One unique picture book with much to say equals quite a lot.

ONE IS A LOT (EXCEPT WHEN IT'S NOT)

This Canadian import creatively explores concepts of a lot and a little, enough and not enough, through a seemingly simple story set in a lush, green park in summertime.

Each page or spread of the story includes a brief, declarative sentence beginning with a numeral: 0, 1, or 2. For example, “1 sun is a lot.” A frisky squirrel finds that one huge oak tree or one acorn is a lot. But two acorns can be too much to hold onto. For two children walking their dogs in the park, two leashes are too much when those leashes become tangled. This pair of children meet and become friends, sharing one umbrella and playing with a ball. One has brown skin and black, curly hair; the other has light skin and brown hair swept back in an unusual style. One acorn falls into a puddle as the children play, and over the concluding pages, that acorn sprouts and grows into an oak tree. In the final spread, the two children are now a grown-up couple with a child and dog of their own, having a family picnic under the tree that grew from just one acorn. Other people in the park include children and adults of different races. The thoughtful, minimalist text offers subtle insights into perceptions from different viewpoints as well as opportunities for discussion and interpretation. Appealing illustrations with the look of watercolors capture the humor of the situations in the park and smoothly convey multiple secondary plotlines.

One unique picture book with much to say equals quite a lot. (Picture book. 4-9)

Pub Date: Oct. 1, 2019

ISBN: 978-1-5253-0013-4

Page Count: 32

Publisher: Kids Can

Review Posted Online: June 25, 2019

Kirkus Reviews Issue: July 15, 2019

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Certain to become a favorite bedtime book.

EVERYBODY IN THE RED BRICK BUILDING

A crying baby sets off a chain reaction of responses from the neighbors she wakes in the red brick building.

Baby Izzie wakes up in the night with a “WaaaAAH!” Her wail wakes not only those in her apartment, but also neighbor Rayhan, who inadvertently wakes his parrot, who announces: “RraaK! WAKE UP!” The parrot’s squawks and baby’s cries wake more and more neighbors, who rouse others in the building until everyone is awake and contributing to the late-night hullabaloo. Finally, Pepper the cat manages to set off a car alarm that yells “WEE YOOO WEEEE YOOOOO!!!!” into the night. Eventually, all the neighbors—a testament to urban diversity—settle down from the excitement and return to bed. Each is lulled by soft, gentle sounds that begin with the “shhh shhh” of a street sweeper, the “plonk plonk” of falling acorns, and the “ting ting” of a wind chime. The onomatopoeia in this cumulative tale is appropriate for the actions described and is so much fun to read. Mora’s beautiful, vivid geometric illustrations incorporate the onomatopoeia in the first half of the story. They sprawl across spreads and invite loud reading but are absent by the time the story begins to make its turn back to the starting point. That “shhh shhh” sound from the street sweeper brings calm and quiet to the activity in the red brick building—and, as if by magic, readers as well. Sotto voce: very well done! (This book was reviewed digitally.)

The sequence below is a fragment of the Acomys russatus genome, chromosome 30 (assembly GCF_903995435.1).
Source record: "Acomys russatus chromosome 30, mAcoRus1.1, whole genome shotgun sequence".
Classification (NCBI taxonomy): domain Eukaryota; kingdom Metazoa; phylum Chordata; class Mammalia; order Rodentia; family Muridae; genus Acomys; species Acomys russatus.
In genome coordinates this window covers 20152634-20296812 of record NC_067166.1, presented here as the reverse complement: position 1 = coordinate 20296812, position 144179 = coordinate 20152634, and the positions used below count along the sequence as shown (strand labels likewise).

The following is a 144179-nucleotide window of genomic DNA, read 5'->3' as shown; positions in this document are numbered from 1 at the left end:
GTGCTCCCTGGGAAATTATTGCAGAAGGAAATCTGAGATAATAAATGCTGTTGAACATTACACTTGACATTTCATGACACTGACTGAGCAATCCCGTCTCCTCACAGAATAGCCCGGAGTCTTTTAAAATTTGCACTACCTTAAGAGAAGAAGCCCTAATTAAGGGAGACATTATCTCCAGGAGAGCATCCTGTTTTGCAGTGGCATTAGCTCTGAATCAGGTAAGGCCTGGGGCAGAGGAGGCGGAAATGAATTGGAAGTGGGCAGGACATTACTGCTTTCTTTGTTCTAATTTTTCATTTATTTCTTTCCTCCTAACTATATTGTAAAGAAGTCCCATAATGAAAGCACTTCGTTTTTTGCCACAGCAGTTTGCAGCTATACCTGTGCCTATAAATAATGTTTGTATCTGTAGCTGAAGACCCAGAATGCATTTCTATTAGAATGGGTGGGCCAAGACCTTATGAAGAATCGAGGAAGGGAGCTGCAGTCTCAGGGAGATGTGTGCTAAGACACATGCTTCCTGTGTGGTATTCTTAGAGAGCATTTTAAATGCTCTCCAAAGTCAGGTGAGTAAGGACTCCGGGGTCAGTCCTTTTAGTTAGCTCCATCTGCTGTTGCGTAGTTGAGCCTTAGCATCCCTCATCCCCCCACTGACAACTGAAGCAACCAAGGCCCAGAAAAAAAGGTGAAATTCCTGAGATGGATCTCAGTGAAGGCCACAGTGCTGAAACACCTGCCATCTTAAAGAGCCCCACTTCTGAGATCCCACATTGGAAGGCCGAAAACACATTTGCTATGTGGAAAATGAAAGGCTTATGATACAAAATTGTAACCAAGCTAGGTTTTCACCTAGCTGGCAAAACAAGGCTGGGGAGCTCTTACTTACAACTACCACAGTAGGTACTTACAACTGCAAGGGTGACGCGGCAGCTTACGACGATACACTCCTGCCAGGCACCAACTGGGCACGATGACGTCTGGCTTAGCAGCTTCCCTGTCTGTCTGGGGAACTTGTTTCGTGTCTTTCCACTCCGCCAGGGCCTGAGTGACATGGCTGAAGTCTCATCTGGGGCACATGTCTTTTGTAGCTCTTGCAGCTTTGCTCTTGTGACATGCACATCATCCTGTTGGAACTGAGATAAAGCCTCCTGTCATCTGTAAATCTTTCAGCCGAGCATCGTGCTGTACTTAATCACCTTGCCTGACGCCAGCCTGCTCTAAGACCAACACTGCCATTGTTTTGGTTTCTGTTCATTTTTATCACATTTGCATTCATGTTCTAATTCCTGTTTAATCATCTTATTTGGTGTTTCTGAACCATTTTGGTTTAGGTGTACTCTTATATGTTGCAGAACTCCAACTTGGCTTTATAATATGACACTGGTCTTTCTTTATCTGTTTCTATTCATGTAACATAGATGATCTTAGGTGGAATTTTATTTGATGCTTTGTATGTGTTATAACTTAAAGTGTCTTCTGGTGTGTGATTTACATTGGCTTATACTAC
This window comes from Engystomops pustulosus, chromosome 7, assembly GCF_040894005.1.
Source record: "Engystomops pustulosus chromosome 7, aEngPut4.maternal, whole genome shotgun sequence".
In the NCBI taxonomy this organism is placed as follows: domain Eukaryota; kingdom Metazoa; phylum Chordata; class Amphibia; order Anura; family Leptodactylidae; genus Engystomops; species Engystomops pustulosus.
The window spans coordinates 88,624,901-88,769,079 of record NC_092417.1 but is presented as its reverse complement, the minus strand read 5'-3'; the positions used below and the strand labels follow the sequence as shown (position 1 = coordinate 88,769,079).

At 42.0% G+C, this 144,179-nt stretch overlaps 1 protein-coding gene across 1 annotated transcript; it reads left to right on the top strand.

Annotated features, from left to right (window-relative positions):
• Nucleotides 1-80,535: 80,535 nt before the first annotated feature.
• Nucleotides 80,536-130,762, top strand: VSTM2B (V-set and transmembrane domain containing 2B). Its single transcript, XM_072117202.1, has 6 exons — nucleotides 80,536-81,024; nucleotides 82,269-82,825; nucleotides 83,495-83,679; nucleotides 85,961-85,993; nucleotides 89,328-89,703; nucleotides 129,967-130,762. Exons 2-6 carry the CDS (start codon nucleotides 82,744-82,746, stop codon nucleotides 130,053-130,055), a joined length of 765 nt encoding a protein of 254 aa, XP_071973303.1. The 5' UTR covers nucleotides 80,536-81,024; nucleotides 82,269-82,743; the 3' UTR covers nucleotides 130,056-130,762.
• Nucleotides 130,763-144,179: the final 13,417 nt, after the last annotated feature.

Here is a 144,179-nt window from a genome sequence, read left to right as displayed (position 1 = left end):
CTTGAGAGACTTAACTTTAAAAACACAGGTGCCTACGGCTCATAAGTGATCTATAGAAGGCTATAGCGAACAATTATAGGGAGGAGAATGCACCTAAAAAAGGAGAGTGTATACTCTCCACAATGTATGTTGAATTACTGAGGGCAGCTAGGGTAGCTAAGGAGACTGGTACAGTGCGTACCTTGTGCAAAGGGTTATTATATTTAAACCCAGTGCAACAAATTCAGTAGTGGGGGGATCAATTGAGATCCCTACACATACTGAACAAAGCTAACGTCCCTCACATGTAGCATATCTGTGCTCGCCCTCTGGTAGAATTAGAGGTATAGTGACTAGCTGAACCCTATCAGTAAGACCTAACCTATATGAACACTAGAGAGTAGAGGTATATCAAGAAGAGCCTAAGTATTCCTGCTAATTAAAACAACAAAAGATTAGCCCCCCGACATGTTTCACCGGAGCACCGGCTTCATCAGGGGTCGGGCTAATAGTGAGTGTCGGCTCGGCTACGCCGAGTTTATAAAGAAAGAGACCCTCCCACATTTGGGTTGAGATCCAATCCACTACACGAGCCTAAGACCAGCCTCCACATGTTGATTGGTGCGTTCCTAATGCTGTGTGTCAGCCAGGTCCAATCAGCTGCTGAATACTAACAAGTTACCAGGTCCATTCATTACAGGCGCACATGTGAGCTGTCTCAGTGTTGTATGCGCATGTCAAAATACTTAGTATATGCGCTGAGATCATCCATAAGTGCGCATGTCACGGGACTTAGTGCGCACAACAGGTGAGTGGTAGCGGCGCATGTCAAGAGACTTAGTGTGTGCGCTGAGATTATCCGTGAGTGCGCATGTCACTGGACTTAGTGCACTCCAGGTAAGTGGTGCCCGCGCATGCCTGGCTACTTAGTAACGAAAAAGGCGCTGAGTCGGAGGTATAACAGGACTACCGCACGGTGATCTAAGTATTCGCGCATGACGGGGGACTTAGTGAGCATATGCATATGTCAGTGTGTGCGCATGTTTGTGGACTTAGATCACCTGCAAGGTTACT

Certain to become a favorite bedtime book. (Picture book. 4-8)

Pub Date: Oct. 12, 2021

ISBN: 978-0-06-286576-2

Page Count: 32

Publisher: Balzer + Bray/HarperCollins

Review Posted Online: July 14, 2021

Kirkus Reviews Issue: Aug. 1, 2021

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Charming characters, a clever plot and a quiet message tucked inside a humorous tale.

YOU ARE (NOT) SMALL

From the You Are (Not) Small series

Fuzzy, bearlike creatures of different sizes relate to one another in an amusing story that explores the relative nature of size.

A small purple creature meets a similarly shaped but much larger orange critter. The purple creature maintains that the orange creature is “big”; the orange one counters by calling the purple one “small.” This continues, devolving into a very funny shouting match, pages full of each type of creature hollering across the gutter. This is followed by a show-stopping double-page spread depicting two huge, blue legs and the single word “Boom!” in huge display type. Tiny, pink critters then float down by parachute, further complicating the size comparisons. Eventually, these brightly colored animals learn to see things in a different way. In the end, they decide they are all hungry and trudge off to eat together. The story is told effectively with just a few words per page, though younger readers might need help understanding the size and perspective concepts. Cartoon-style illustrations in ink and watercolor use simple shapes with heavy black outlines set off by lots of white space, with an oversized format and large typeface adding to the spare but polished design. While the story itself seems simple, the concepts are pertinent to several important social issues such as bullying and racism, as well as understanding point of view.

Charming characters, a clever plot and a quiet message tucked inside a humorous tale. (Picture book. 4-8)

Pub Date: Aug. 5, 2014

ISBN: 978-1-4778-4772-5

Page Count: 32

Publisher: Two Lions

Review Posted Online: June 30, 2014

Kirkus Reviews Issue: July 15, 2014

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